Write a Letter of Inquiry
Many funders require a letter of inquiry (LOI) as a first step in the proposal process. After reviewing the applicant’s LOI, the funder will decide whether or not they wish to request a full proposal. Review the specific guidelines to determine whether or not an LOI is requested/required.
An LOI should be brief and concise (2-3 pages), but a thorough presentation of the need or problem you have identified, the proposed solution, and your qualifications for implementing that solution. Similar to a full proposal, an LOI should include an introduction, the amount of funding requested, a statement of need and your proposed solution, a discussion of methodology/activities, a description of the organization and qualifications for undertaking this project, a list of other prospective funders for the project, and contact information for the prospective project director.
The Corporate and Foundation Relations Team can help in drafting an LOI or provide feedback on what you’ve written. If you would like our input, please do not hesitate to contact us.
Prepare a Proposal
A corporation or foundation may require the submission of a proposal as the first step in soliciting support or may invite you to submit a full proposal after responding favorably to your LOI.
Please contact CFR as soon as you have determined that you will be submitting a proposal or making a formal request for funding, especially if it is a Centrally Managed Organization.
Philanthropic support will almost always be administered through University Advancement/MSU Denver Foundation and proposals will need to comply with the approval and submission procedures of University Advancement and the CFR team. However, if there are formal research components to your proposed project/program, the proposal will need to comply with the approval and submission procedures of OSRP. As a steward of the University’s externally-funded research portfolio, OSRP is responsible for ensuring that all research proposals and projects adhere to the University’s academic and research policies and meet its obligations to external sponsors. The CFR Team and OSRP work together to ensure that proposals are coordinated, effective, and compliant.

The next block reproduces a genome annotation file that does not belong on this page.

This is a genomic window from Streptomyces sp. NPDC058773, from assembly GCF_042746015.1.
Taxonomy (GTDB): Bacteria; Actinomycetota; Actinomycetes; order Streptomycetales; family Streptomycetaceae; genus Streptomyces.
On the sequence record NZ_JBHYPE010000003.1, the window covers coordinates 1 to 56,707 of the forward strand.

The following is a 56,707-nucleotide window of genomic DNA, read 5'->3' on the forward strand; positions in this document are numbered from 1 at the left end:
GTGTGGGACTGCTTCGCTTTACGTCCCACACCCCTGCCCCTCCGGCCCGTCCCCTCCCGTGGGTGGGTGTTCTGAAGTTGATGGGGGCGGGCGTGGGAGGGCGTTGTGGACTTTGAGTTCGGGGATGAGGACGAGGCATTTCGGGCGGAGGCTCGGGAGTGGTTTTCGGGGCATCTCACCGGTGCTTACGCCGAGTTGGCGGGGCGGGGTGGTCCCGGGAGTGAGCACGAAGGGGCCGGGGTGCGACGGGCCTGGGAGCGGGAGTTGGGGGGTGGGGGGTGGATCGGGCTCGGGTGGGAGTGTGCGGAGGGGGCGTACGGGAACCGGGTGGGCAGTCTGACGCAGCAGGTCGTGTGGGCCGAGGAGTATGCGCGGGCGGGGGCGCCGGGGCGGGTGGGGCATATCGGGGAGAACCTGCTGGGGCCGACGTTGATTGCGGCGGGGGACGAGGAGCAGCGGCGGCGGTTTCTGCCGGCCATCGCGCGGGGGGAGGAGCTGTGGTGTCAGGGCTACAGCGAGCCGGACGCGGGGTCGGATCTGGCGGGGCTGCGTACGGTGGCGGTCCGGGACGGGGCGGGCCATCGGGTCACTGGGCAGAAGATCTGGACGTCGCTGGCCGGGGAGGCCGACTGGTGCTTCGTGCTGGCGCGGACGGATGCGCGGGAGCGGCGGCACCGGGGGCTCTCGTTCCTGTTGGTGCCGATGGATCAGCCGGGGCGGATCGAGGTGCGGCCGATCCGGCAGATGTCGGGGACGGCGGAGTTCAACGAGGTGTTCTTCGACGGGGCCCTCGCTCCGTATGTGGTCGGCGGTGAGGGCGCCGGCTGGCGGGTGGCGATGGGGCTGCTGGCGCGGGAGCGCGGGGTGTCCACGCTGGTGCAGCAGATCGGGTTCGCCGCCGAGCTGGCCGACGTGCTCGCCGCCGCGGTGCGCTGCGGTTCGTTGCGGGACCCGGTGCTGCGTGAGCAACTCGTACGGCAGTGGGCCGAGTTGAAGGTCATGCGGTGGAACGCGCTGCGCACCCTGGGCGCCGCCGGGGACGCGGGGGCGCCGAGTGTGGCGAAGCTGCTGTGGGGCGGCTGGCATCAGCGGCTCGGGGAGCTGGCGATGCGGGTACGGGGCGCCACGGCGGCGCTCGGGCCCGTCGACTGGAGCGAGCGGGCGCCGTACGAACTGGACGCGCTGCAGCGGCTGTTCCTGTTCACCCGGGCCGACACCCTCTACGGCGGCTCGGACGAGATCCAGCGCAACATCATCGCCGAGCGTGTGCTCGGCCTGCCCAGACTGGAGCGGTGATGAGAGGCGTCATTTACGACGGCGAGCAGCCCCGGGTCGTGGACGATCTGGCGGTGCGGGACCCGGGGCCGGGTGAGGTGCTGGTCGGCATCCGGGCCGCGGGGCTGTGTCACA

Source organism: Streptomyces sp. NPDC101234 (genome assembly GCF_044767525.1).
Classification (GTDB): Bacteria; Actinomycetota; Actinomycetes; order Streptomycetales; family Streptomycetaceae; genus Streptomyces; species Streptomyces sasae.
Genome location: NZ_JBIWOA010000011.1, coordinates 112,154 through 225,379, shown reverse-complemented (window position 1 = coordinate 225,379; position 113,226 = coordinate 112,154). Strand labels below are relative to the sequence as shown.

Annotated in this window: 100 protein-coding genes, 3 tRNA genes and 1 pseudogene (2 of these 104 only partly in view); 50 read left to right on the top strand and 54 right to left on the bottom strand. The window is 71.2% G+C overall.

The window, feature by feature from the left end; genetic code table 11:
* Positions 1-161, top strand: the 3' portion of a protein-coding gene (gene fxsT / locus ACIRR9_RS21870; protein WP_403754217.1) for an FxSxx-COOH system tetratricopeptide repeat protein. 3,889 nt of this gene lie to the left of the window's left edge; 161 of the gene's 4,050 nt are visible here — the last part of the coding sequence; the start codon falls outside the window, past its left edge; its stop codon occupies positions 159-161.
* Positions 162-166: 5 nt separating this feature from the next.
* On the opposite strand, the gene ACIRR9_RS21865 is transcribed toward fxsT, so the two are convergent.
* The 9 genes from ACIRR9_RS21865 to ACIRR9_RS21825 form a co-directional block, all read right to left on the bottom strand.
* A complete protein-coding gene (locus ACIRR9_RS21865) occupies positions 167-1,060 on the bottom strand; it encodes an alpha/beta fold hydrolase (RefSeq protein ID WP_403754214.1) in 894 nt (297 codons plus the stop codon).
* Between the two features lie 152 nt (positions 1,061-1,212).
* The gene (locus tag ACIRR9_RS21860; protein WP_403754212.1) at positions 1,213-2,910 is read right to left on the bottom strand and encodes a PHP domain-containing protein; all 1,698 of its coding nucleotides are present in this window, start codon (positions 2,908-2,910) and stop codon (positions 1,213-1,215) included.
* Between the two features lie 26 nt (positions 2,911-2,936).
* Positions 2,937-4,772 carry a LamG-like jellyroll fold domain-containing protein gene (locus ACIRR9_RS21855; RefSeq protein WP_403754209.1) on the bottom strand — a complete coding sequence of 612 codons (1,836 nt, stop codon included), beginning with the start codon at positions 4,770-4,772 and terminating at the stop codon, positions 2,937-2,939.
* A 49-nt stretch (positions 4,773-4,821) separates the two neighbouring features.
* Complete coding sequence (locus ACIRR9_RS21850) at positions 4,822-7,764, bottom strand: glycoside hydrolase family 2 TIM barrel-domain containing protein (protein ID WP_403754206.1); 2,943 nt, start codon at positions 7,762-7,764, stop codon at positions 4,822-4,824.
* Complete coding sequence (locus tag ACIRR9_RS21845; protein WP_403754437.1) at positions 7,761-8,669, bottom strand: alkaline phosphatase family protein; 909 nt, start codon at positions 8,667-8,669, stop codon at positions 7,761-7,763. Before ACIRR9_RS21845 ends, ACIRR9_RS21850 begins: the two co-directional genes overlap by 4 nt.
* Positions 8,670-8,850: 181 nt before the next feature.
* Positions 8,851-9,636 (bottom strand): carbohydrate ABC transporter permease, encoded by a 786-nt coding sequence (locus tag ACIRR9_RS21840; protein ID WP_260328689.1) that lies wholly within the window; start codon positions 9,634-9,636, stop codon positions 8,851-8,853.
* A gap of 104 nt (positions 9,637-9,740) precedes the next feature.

Before writing the full proposal, carefully review the guidelines and deadlines for the foundation or corporations grant program. Should you have any questions about the requirements, please do not hesitate to contact the CFR Team for assistance.
The proposal will vary in length depending on the funder and will often be accompanied by various institutional documents. Unless a foundation requires you to use a specific format, the proposal will generally include: an executive summary, statement of need, description of the proposed project, organizational background and qualifications, budget, and evaluation.
Part of the proposal will likely be a budget. The budget is an important component of a proposal, as it represents a financial picture of the project. A well-crafted budget can add greatly to the grantmaker’s understanding of your project. Depending on the funder’s guidelines, the budget may be a simple one-page statement of projected expenses, or an entire spreadsheet, including projected support and revenue and a detailed narrative that explains various items of expense or revenue.
Once your proposal is written, we highly recommend that you request feedback from multiple sources, including colleagues and mentors.
If your request is over $15,000 and/or to a centrally managed funder he CFR team will help write the proposal and/or provide feedback on what you’ve written.
Grant Proposal Outline
Grant Proposal Sample
MSU Denver Organization Info for Grants
Budget Form Template
Budget Form Sample